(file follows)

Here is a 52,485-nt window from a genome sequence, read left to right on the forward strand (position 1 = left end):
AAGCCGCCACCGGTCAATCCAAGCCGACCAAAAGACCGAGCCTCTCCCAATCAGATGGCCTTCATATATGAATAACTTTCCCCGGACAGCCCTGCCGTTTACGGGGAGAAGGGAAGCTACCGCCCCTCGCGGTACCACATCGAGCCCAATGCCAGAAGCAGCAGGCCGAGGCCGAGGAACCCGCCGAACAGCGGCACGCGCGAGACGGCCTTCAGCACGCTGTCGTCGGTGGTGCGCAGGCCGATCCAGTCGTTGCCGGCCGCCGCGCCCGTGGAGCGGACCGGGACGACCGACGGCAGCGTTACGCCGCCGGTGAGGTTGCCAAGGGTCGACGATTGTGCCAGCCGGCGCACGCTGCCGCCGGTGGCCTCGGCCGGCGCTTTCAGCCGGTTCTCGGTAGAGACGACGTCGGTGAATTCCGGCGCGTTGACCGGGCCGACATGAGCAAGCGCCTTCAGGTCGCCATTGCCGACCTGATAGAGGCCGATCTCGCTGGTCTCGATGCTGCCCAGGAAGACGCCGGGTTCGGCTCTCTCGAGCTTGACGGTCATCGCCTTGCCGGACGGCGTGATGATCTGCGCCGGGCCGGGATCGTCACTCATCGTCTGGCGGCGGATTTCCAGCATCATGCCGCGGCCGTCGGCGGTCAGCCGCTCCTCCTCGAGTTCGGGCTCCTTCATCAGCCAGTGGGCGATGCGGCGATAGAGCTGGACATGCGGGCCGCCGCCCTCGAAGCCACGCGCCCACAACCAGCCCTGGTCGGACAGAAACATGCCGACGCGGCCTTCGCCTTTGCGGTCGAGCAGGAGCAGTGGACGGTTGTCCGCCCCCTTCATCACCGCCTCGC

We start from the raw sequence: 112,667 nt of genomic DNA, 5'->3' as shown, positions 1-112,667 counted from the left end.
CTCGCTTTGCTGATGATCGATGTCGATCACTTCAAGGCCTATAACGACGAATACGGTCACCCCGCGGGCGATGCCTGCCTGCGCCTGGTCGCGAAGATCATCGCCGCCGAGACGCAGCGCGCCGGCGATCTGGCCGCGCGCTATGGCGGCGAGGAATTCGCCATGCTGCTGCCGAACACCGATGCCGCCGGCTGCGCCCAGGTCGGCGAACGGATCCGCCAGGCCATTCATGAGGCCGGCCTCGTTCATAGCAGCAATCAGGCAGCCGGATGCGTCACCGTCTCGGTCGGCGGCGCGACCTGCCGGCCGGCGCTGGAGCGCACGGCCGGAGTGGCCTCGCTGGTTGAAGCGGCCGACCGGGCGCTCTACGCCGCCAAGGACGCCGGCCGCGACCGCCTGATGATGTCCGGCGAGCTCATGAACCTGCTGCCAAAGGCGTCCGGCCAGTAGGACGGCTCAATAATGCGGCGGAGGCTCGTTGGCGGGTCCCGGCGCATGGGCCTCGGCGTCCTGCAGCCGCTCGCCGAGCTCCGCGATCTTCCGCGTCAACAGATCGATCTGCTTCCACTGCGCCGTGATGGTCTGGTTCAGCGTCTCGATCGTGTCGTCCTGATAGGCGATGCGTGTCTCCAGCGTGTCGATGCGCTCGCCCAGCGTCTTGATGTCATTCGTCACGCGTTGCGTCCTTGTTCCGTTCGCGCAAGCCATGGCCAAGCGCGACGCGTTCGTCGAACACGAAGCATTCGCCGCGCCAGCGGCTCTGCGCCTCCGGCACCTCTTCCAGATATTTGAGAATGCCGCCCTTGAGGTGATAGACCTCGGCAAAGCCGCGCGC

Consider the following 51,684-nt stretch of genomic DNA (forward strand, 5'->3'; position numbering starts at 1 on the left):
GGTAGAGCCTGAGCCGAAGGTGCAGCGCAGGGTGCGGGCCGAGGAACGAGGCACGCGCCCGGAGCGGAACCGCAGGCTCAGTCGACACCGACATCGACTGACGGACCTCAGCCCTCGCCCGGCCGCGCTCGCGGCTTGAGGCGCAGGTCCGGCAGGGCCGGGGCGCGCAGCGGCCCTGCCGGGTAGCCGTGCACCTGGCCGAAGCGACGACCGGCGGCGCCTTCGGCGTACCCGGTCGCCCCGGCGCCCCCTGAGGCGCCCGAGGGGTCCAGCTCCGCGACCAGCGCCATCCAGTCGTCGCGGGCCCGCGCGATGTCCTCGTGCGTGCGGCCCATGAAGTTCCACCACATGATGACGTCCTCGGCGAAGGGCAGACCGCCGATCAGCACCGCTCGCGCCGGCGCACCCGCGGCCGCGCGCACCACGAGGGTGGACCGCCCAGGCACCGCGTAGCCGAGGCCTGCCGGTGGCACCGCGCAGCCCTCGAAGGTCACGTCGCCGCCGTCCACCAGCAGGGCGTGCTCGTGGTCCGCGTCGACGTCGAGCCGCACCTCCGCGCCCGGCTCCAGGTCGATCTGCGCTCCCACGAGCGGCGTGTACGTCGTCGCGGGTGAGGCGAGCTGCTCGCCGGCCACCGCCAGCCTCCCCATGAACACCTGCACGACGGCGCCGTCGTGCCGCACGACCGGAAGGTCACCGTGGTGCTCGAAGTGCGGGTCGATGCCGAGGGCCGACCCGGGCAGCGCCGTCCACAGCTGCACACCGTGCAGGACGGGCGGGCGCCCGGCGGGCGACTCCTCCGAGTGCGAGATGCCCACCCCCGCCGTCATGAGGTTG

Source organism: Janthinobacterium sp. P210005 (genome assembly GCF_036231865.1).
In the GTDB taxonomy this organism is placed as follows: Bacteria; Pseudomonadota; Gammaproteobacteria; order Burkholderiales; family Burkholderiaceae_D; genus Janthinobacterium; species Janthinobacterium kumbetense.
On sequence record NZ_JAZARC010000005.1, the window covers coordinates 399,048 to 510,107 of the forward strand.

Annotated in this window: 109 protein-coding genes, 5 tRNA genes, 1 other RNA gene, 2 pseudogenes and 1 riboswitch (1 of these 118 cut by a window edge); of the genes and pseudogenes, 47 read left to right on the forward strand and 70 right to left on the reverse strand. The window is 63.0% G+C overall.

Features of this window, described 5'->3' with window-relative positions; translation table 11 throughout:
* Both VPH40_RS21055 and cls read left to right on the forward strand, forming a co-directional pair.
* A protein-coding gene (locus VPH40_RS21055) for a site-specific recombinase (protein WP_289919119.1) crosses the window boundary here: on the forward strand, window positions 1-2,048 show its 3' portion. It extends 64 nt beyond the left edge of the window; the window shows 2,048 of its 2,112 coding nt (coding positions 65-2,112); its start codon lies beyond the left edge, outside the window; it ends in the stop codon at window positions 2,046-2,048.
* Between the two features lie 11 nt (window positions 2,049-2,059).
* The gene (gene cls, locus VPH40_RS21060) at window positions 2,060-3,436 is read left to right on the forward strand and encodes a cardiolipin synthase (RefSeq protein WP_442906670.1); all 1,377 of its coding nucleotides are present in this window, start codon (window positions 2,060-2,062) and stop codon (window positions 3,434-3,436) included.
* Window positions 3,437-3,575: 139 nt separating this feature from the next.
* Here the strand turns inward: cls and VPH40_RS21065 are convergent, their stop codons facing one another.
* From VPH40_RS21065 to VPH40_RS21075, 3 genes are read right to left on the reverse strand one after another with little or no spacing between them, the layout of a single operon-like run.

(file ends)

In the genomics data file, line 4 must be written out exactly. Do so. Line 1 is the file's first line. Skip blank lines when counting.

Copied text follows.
CTCGCTTTGCTGATGATCGATGTCGATCACTTCAAGGCCTATAACGACGAATACGGTCACCCCGCGGGCGATGCCTGCCTGCGCCTGGTCGCGAAGATCATCGCCGCCGAGACGCAGCGCGCCGGCGATCTGGCCGCGCGCTATGGCGGCGAGGAATTCGCCATGCTGCTGCCGAACACCGATGCCGCCGGCTGCGCCCAGGTCGGCGAACGGATCCGCCAGGCCATTCATGAGGCCGGCCTCGTTCATAGCAGCAATCAGGCAGCCGGATGCGTCACCGTCTCGGTCGGCGGCGCGACCTGCCGGCCGGCGCTGGAGCGCACGGCCGGAGTGGCCTCGCTGGTTGAAGCGGCCGACCGGGCGCTCTACGCCGCCAAGGACGCCGGCCGCGACCGCCTGATGATGTCCGGCGAGCTCATGAACCTGCTGCCAAAGGCGTCCGGCCAGTAGGACGGCTCAATAATGCGGCGGAGGCTCGTTGGCGGGTCCCGGCGCATGGGCCTCGGCGTCCTGCAGCCGCTCGCCGAGCTCCGCGATCTTCCGCGTCAACAGATCGATCTGCTTCCACTGCGCCGTGATGGTCTGGTTCAGCGTCTCGATCGTGTCGTCCTGATAGGCGATGCGTGTCTCCAGCGTGTCGATGCGCTCGCCCAGCGTCTTGATGTCATTCGTCACGCGTTGCGTCCTTGTTCCGTTCGCGCAAGCCATGGCCAAGCGCGACGCGTTCGTCGAACACGAAGCATTCGCCGCGCCAGCGGCTCTGCGCCTCCGGCACCTCTTCCAGATATTTGAGAATGCCGCCCTTGAGGTGATAGACCTCGGCAAAGCCGCGCGC